The Blue Springs (Te Puna) also known as “ Te Waihou Walkway” (The New Water) and Owharoa falls.
Today’s post is on The Blue Springs in the South Waikato District, which I visited during the Christmas break. It is about a four hours drive from Auckland, entry is free and the Waihou river and surroundings are beautiful. If you have a day free and feel bored, I would strongly suggest you jump in your car and get some fresh air whilst walking this one of a kind walkway. It really is peaceful and serene and may I say it, just a hint of how I imagine what rivers in heaven may look like.
The Blue Springs takes about three hours to walk all the way around and is a very easy walk, It takes about twenty minutes to reach the viewing platform from the carpark entry on Leslie road. The intensity of the blue water increases as you walk up the walkway and is like no river I have ever seen before. I could not believe such rivers existed, the water is so clear you can see the fishes swimming under the water clear as day, the foliage in the water bright green and you can actually see the bottom of the river bed at certain points. In hindsight, I wish I took a flask of tea or coffee so I could sit on a bench and just admire the views with a nice hot drink (yes I am British, everything is made even better with a cup of tea or coffee lol).
Fun fact for the science buff followers: (courtesy of http://www.southwaikato.govt.nz )
“The reason for the blue colour (and high visual clarity) of the Waihou River and its spring source is the high optical purity of the water. Pure water is intrinsically blue in hue because it absorbs red light leaving only blue and (some) green light to be transmitted to the observer’s eye. Pure natural waters are blue to blue-green in colour because they lack light-absorbing constituents and particles. Both particles and light-absorbing matter are efficiently removed during the long settlement time of spring water while in aquifers”.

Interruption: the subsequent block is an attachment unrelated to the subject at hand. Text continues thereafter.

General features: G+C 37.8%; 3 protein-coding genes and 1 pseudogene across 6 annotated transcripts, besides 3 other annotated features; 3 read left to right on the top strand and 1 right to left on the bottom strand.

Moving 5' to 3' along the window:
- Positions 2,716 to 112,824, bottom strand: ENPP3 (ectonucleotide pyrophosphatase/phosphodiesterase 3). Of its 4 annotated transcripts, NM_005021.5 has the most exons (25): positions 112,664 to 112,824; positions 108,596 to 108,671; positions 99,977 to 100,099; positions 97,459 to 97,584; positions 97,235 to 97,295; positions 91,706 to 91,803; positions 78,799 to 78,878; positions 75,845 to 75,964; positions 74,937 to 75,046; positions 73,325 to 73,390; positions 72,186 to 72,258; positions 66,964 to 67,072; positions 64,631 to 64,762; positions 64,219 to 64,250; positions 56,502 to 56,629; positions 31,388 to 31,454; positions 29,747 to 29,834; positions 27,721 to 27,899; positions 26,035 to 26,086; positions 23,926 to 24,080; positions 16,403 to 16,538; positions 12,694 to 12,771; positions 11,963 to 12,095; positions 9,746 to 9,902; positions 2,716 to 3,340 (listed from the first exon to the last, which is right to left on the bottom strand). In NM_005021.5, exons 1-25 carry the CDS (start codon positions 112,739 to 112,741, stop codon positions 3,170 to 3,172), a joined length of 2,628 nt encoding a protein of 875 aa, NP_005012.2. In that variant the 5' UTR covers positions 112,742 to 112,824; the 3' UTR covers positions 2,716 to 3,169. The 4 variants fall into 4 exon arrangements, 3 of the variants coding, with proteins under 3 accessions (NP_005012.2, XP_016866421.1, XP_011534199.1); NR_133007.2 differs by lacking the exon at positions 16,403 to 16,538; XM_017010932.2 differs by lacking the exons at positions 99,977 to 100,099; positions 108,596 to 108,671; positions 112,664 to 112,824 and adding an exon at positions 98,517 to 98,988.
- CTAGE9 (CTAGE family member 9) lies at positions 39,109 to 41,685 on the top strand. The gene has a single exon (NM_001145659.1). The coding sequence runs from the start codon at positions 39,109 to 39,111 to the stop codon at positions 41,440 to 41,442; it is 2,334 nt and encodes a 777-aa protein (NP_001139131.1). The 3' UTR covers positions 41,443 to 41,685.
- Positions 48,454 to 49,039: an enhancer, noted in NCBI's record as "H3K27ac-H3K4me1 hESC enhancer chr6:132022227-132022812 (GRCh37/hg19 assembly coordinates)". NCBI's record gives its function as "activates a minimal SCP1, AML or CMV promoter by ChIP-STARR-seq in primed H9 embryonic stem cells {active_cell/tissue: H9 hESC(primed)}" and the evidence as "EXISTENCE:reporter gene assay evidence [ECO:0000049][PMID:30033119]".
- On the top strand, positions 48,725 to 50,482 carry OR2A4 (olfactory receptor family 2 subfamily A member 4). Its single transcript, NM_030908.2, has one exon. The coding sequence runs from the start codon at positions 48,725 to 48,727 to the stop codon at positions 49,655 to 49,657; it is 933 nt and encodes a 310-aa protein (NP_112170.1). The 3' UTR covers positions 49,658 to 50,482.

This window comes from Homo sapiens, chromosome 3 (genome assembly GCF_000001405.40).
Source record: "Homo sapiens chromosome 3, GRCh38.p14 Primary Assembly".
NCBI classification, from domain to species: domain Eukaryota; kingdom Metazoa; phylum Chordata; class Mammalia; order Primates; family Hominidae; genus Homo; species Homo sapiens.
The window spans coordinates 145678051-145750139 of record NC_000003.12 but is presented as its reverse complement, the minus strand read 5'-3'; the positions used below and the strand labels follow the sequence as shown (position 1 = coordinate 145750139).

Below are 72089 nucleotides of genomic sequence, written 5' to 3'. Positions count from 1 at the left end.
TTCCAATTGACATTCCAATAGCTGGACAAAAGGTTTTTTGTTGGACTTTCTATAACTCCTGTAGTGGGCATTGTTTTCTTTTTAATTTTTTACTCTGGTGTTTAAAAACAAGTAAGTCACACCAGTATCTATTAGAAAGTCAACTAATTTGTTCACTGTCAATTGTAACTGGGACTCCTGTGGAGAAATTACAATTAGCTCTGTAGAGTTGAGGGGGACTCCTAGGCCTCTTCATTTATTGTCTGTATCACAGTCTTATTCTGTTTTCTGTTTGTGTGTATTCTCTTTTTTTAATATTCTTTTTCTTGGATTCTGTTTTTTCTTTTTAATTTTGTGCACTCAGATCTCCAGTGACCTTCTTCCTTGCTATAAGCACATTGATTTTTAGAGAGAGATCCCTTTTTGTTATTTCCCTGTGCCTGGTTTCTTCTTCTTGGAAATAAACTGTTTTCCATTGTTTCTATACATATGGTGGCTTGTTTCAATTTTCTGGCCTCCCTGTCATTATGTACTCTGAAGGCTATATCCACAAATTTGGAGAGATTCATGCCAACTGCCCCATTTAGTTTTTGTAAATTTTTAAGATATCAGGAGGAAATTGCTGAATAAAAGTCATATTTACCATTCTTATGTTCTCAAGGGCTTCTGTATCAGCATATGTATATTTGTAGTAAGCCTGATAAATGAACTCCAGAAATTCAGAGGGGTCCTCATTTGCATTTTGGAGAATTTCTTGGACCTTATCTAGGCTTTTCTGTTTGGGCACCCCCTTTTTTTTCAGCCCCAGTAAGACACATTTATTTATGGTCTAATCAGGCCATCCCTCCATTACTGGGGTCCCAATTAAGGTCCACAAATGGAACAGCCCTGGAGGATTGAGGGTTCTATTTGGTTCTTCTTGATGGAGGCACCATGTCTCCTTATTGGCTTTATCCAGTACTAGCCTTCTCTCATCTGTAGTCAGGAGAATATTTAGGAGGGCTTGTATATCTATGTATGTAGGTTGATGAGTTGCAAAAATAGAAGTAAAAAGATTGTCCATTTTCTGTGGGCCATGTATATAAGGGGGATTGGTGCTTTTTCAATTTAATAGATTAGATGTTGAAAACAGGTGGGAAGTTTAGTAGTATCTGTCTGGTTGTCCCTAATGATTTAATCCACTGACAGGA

Speaking of science and speaking of tourism, I feel it is my duty to say PLEASE PLEASE do not try and swim in the Blue spring beside the main viewing platform. The Blue Spring is fragile, so much so in the space of one Summer due to high tourism ( I think there was an Instagram post that went viral) the intensity of the blue had significantly decreased due to the plants becoming damaged because of the swimming. It would be a shame to ruin such an unusual natural river just because we want a quick dip. Further along the river, I think there is an area you can swim in but please do consider how your actions affect the environment.
The Waihou river is created by springs and takes about 50 -100 years to reach the Blue spring from the Mamaku Plateau. The water is so clear and clean it is the source of water not only for the Putaruru community but also the world as it is used to produce 70% of the country’s bottled water. As you see your actions here are significant, so please bare this in mind.
As you walk around you will spot wildlife in the river such as ducks and birds, on the hills you may see sheep and in the foliage, you may find butterflies flying past you. There are also waterfalls along the way amongst other pleasant little surprises.
Guess the name of this bird 🙂 for the answer see the bottom of the page (You have to read the post first cheeky). Hint it is two words, the first word is the birds colour and the second word is a rude word. This is not a racist joke, I just thought the bird had a funny name, so my apologies if you feel I have offended you I did not mean to.
If you want to make more of a day of it, 1.5 hours northwards is a large waterfall called “Owharoa falls” this is a fabulous place to swim without damaging the environment and it actually is a waterfall with a strong presence.
Finally, the bird is called a “black shag”:). I hope you enjoyed reading this post and you feel eager to explore walkways local to you.